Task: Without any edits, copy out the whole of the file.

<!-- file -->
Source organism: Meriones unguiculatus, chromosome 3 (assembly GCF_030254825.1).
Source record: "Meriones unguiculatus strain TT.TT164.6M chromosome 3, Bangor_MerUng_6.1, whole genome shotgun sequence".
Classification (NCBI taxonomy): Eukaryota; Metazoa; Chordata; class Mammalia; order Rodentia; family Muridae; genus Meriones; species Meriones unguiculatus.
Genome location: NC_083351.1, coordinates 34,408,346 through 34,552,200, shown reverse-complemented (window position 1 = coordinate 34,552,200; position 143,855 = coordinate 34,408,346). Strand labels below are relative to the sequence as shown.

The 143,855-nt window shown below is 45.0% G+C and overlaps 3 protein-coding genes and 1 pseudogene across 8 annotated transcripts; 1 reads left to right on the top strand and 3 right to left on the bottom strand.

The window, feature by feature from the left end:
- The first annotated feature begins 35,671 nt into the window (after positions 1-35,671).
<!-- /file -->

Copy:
Source organism: Meriones unguiculatus, chromosome 3 (assembly GCF_030254825.1).
Source record: "Meriones unguiculatus strain TT.TT164.6M chromosome 3, Bangor_MerUng_6.1, whole genome shotgun sequence".
Classification (NCBI taxonomy): Eukaryota; Metazoa; Chordata; class Mammalia; order Rodentia; family Muridae; genus Meriones; species Meriones unguiculatus.
Genome location: NC_083351.1, coordinates 34,408,346 through 34,552,200, shown reverse-complemented (window position 1 = coordinate 34,552,200; position 143,855 = coordinate 34,408,346). Strand labels below are relative to the sequence as shown.

The 143,855-nt window shown below is 45.0% G+C and overlaps 3 protein-coding genes and 1 pseudogene across 8 annotated transcripts; 1 reads left to right on the top strand and 3 right to left on the bottom strand.

The window, feature by feature from the left end:
- The first annotated feature begins 35,671 nt into the window (after positions 1-35,671).